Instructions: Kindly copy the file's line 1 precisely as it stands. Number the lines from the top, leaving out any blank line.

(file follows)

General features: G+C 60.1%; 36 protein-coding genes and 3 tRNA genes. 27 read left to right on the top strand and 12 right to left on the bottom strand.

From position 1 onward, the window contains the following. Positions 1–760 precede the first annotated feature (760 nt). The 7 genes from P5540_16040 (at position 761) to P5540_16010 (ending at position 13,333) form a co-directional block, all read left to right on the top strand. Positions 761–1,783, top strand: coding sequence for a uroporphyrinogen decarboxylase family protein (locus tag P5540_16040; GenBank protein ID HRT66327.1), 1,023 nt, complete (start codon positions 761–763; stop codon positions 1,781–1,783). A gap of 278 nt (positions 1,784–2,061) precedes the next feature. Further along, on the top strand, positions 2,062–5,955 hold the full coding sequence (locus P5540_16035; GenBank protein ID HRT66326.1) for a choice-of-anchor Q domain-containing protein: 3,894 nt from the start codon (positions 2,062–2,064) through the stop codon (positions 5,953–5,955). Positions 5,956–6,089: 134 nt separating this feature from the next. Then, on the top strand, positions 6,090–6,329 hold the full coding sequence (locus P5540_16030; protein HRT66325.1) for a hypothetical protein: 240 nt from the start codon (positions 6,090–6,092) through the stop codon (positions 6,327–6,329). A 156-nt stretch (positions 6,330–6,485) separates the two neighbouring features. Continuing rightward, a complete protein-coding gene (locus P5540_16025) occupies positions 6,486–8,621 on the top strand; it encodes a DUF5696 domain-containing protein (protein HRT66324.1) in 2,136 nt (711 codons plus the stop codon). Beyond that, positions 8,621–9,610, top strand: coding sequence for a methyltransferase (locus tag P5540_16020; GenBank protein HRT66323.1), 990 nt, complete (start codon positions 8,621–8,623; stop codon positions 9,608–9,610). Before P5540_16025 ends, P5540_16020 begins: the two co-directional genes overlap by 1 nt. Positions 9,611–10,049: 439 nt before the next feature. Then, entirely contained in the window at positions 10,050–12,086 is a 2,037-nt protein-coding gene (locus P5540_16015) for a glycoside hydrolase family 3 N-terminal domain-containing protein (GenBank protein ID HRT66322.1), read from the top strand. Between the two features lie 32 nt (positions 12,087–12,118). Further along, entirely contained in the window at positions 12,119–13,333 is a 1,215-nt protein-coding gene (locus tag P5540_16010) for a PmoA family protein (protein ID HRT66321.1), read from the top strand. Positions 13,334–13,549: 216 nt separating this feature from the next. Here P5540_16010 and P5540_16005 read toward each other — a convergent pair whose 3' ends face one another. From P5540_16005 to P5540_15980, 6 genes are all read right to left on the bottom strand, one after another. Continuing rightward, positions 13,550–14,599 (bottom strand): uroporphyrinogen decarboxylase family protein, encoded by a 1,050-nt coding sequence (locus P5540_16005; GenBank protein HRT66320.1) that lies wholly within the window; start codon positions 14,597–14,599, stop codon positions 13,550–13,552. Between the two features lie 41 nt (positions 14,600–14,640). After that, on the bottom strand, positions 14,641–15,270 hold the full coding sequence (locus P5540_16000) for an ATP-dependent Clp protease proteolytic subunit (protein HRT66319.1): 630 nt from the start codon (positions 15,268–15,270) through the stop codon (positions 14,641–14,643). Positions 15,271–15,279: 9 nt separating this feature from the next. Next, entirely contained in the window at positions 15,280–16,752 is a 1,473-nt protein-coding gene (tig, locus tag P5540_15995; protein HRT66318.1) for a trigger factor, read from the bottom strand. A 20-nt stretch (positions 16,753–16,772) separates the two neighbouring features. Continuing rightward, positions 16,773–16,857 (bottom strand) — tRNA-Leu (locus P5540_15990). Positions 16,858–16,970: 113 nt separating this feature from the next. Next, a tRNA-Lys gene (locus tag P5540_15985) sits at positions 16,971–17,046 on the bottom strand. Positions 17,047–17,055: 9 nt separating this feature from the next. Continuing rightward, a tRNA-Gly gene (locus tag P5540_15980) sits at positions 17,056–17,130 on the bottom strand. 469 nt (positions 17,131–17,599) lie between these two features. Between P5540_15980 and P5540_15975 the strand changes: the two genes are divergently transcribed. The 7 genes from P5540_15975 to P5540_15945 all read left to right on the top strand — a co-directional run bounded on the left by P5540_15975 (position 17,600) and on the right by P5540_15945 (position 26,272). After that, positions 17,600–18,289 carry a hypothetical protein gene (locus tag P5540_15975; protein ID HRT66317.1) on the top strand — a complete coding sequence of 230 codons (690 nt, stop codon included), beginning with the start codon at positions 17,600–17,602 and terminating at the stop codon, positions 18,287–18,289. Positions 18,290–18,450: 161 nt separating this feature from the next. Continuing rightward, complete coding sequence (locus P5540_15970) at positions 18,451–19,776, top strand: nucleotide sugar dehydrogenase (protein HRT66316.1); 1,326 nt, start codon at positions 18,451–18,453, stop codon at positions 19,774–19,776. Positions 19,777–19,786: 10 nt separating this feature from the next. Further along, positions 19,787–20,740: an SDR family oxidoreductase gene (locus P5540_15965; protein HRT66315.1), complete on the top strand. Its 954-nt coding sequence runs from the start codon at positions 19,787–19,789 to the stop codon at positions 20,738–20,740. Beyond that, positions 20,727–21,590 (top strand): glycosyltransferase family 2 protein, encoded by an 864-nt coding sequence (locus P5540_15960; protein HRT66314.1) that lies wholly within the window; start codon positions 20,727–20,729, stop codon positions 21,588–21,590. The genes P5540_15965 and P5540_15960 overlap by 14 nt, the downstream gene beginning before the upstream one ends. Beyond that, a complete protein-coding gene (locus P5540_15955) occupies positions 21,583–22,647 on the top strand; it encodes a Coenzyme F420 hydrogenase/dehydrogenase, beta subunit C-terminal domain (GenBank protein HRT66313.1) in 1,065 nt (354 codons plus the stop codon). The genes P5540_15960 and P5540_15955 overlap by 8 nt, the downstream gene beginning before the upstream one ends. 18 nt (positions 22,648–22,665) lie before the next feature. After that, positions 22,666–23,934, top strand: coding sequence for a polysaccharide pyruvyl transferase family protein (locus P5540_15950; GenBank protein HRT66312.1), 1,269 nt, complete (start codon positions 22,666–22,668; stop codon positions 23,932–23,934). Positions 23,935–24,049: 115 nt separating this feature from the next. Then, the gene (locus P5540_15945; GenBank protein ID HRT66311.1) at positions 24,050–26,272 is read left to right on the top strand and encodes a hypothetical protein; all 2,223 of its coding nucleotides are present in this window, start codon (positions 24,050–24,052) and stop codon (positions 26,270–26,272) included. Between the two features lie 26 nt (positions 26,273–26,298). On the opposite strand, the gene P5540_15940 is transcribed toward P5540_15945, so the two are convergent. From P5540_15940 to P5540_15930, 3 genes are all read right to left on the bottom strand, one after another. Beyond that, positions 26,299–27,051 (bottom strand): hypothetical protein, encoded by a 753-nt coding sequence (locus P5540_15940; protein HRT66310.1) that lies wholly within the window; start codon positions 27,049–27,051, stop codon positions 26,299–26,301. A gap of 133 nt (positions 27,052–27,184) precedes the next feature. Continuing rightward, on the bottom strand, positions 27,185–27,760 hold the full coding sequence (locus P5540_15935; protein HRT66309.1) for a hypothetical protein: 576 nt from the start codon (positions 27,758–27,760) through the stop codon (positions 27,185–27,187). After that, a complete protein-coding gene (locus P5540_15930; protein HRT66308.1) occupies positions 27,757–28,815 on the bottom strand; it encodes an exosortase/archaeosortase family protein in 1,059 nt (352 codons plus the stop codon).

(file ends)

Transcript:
General features: G+C 60.1%; 36 protein-coding genes and 3 tRNA genes. 27 read left to right on the top strand and 12 right to left on the bottom strand.